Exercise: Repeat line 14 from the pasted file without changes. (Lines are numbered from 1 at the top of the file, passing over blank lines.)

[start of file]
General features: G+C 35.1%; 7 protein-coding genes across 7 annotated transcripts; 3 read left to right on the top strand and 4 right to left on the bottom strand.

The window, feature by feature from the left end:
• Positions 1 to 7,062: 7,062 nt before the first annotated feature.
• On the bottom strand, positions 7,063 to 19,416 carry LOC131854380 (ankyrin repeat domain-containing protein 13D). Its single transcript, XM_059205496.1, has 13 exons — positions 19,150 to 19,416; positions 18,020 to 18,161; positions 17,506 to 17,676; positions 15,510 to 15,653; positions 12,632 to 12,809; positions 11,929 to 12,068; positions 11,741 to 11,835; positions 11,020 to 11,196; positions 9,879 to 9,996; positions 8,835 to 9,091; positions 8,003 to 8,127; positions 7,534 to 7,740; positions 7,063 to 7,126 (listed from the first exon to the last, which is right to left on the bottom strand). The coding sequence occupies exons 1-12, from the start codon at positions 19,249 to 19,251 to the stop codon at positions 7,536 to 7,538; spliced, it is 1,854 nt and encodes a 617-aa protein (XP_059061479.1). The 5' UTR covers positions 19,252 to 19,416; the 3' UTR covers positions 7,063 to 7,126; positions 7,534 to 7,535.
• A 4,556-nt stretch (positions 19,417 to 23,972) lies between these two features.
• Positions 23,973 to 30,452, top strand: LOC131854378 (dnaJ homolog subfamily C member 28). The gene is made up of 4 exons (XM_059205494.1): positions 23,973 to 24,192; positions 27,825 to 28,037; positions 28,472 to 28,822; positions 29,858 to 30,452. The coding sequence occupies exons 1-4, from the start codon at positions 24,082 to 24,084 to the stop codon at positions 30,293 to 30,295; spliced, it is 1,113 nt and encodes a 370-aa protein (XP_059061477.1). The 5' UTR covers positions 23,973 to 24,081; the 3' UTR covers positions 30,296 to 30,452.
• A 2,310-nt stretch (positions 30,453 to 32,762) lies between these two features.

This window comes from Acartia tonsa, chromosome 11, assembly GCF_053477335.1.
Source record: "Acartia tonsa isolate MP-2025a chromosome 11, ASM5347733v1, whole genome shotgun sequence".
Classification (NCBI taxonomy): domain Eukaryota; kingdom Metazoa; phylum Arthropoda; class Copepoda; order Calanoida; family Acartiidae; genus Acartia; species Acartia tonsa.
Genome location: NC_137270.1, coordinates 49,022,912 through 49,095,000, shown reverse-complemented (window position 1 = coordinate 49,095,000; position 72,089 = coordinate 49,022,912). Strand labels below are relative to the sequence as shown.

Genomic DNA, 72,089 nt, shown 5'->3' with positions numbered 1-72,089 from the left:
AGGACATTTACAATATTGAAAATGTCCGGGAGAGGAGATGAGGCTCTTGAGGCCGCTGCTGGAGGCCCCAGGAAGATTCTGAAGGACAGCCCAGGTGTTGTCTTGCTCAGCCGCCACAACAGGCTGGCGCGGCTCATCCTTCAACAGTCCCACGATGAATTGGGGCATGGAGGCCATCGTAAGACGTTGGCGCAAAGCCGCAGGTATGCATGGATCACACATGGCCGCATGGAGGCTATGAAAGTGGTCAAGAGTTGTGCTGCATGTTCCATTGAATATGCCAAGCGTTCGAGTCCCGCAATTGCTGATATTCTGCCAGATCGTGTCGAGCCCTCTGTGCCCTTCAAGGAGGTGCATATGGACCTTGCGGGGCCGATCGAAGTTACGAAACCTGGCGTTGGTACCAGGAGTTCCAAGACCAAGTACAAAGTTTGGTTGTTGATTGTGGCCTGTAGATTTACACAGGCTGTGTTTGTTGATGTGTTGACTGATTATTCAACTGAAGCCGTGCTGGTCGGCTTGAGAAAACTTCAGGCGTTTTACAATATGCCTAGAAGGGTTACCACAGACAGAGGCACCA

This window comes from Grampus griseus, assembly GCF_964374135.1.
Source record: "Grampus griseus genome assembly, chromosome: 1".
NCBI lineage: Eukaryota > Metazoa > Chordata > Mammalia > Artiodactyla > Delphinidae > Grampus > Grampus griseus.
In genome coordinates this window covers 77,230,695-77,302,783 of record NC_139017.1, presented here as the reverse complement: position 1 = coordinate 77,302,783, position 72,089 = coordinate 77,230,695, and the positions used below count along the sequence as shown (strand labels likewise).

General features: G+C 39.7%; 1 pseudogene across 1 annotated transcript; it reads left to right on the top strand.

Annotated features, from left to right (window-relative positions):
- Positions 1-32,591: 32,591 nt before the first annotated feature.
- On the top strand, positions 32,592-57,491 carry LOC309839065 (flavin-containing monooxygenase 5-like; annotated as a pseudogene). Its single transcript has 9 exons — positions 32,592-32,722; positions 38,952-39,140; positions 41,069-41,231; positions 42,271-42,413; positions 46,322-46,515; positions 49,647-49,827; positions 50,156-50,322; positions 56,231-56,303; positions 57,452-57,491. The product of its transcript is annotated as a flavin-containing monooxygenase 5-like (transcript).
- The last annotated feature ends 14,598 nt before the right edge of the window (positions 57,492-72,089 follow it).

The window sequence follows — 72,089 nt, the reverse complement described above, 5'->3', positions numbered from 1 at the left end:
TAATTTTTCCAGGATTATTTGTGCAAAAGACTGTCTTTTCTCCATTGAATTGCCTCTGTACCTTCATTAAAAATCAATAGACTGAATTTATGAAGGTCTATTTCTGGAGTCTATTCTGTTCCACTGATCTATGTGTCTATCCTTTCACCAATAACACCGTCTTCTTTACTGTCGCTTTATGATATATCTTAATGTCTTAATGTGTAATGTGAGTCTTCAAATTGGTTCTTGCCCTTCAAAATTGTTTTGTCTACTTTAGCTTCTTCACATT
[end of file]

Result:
This window comes from Grampus griseus, assembly GCF_964374135.1.